For example, in evaluating ASRC's proposal for RTO No. 1, the agency originally assessed a weakness for failure to reflect an understanding of the staffing resources required for implementation of the task. Specifically, the agency noted that ASRC had failed to include adequate staffing resources to create customer outreach and communication artifacts, and to perform system engineering and quality assurance efforts; these considerations, according to the agency's original evaluation, created a risk of unsuccessful contract performance. AR, exh. 19, at BATES 3599. This weakness was brought to ASRC's attention during discussions. In response, ASRC increased its proposed staffing for RTO No. 1. AR, exh. 32 at BATES 5340. After evaluating the firm's FPR, the agency eliminated this weakness, finding that, based on the revision to its staffing profile, ASRC's proposal now included the resources necessary to meet the RTO's requirements in a manner consistent with the firm's technical approach, thereby eliminating the risk of unsuccessful performance. AR, exh. 35, at BATES 6209. The record shows that this same process occurred with respect to all of the weaknesses originally identified by the agency in connection with ASRC's responses to the solicitation's RTOs.[7] AR, exh. 35, at BATES 6206-10.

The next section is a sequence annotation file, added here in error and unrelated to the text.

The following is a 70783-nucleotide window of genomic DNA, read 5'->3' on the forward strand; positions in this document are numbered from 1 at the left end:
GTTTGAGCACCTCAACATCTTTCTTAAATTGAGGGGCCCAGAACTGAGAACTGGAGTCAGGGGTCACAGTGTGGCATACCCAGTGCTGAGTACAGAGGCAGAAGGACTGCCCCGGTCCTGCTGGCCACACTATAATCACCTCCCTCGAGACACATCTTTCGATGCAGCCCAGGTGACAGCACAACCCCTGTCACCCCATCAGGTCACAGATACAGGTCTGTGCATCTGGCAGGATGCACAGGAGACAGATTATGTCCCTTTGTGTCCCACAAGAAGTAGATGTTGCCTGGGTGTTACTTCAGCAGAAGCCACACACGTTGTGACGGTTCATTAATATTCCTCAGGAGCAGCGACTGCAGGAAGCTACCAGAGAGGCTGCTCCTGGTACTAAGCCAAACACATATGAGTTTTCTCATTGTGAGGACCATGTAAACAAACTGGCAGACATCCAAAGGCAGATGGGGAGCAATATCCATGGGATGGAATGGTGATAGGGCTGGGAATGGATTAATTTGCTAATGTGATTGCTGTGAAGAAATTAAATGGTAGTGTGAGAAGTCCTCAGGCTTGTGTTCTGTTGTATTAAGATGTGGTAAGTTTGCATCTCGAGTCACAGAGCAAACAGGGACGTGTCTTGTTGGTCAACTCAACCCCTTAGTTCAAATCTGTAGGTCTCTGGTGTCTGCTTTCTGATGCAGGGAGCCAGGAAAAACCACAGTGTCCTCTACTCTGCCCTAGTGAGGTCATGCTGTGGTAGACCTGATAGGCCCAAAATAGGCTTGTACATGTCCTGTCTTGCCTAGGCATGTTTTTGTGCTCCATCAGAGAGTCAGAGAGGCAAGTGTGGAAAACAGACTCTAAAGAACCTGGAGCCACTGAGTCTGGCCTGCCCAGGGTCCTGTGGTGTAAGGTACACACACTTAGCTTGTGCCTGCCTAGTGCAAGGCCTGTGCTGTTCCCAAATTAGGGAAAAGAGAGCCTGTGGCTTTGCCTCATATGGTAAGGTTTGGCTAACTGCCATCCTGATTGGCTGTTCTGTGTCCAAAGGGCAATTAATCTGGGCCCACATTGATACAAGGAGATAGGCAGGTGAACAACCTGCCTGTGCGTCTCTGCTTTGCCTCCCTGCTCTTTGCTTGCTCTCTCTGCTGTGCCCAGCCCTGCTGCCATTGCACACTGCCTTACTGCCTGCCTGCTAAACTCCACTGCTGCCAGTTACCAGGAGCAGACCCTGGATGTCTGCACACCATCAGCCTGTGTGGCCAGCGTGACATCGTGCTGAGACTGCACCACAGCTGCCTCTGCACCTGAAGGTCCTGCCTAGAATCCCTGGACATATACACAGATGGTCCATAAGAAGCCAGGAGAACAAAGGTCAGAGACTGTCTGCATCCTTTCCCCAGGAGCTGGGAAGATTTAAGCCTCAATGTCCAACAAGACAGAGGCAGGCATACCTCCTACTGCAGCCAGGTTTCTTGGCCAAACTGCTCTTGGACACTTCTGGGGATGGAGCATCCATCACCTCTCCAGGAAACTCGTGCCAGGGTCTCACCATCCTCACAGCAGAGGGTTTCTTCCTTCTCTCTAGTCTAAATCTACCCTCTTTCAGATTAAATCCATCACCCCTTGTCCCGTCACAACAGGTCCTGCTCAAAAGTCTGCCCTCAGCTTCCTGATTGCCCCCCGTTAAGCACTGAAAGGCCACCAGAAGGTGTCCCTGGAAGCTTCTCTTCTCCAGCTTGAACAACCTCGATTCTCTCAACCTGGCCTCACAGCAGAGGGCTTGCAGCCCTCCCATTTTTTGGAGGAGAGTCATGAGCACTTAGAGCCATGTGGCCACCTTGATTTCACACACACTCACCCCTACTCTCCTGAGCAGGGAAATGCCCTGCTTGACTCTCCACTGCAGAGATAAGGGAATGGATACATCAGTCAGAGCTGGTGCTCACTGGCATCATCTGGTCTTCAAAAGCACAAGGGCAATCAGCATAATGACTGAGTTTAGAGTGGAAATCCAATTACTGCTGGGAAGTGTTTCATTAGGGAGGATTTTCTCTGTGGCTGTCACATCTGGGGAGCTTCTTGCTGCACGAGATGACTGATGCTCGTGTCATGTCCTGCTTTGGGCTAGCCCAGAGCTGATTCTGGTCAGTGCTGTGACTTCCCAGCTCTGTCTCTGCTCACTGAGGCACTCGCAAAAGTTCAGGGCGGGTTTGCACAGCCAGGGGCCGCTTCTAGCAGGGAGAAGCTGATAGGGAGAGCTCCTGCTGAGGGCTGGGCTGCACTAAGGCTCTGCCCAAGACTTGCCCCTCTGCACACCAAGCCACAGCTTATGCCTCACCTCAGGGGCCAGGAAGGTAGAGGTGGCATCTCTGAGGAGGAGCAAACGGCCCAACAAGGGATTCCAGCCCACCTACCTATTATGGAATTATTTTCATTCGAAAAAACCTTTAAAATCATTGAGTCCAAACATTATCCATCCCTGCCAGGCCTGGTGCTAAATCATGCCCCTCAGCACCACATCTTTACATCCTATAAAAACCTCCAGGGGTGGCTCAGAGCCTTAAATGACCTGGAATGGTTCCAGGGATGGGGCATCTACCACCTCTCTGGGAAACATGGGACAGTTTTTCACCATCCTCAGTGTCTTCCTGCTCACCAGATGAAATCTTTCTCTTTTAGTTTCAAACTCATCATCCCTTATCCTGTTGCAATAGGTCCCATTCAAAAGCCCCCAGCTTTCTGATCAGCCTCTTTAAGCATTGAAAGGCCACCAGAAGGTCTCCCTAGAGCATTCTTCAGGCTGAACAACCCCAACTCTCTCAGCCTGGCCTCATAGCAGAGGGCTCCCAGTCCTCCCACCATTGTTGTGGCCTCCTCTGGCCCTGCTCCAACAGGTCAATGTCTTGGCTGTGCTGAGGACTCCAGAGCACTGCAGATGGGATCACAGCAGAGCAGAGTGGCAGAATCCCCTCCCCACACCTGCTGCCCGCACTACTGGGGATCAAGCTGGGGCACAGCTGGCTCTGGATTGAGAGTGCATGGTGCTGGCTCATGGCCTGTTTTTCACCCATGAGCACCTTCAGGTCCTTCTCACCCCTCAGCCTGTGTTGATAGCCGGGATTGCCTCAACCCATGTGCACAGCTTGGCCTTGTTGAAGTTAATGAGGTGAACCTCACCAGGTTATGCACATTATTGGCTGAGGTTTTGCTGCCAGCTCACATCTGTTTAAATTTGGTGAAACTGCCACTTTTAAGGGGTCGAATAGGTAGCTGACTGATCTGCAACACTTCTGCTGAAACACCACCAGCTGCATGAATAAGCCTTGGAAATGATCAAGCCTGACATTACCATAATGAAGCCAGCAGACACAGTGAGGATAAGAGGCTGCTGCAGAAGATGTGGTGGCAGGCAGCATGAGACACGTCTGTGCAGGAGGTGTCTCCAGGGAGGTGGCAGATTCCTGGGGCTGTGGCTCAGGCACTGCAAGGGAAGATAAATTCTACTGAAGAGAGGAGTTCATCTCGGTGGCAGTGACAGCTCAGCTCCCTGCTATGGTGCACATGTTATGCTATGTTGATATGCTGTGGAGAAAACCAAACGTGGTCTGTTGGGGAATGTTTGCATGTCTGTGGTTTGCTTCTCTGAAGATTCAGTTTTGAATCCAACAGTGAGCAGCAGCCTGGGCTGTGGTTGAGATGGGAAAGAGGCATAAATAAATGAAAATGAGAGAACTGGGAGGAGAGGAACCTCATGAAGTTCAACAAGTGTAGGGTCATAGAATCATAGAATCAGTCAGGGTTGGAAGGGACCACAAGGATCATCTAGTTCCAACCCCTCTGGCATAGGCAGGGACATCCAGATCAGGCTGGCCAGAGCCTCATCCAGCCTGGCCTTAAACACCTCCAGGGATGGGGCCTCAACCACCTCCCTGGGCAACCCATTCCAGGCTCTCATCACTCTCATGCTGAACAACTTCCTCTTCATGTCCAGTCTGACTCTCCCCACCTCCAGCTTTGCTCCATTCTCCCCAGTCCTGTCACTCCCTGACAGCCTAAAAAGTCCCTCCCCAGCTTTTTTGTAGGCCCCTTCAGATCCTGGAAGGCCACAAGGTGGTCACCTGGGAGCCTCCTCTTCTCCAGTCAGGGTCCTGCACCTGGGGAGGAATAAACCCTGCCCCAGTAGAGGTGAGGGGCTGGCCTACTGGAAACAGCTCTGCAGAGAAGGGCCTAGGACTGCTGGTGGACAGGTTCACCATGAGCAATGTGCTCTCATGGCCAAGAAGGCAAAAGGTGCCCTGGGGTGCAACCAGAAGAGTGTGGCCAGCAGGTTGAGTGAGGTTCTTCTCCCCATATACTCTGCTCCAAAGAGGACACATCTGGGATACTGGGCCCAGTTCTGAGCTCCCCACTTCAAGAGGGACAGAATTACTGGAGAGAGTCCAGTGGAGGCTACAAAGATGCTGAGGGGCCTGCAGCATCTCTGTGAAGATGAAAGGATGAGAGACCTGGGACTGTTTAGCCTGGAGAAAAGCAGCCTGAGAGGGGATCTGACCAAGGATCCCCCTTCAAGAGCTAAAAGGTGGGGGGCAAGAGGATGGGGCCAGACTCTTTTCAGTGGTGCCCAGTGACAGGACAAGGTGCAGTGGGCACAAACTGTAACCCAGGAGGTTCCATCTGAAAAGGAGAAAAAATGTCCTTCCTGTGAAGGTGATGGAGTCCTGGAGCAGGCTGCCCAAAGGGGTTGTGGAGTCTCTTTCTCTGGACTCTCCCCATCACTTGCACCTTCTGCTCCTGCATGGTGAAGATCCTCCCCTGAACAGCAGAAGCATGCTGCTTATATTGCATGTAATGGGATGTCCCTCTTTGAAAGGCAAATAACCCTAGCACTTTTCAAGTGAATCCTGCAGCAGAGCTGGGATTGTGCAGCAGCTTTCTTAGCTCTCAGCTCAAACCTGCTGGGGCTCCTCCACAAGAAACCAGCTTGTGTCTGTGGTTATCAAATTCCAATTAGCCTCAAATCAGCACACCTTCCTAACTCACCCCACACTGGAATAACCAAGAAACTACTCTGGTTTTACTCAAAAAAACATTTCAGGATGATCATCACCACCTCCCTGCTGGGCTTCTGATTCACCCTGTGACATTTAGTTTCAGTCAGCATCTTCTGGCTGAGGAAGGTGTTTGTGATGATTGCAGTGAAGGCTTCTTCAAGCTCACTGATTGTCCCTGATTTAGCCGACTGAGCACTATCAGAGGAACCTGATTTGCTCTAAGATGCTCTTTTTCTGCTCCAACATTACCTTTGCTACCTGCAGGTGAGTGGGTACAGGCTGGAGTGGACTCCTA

In the final analysis, DB does not identify what, in particular, about either ASRC's proposed approach or its BOE documentation is overly aggressive, or how this allegedly overly aggressive approach somehow was not observed or understood by the agency during its evaluation. DB's nonspecific assertion is insufficient to show that, in fact, there was something fundamentally inadequate in either ASRC's proposed technical solution to the RTOs or in the agency's evaluation of the ASRC proposal, including the underlying BOE documentation.[8]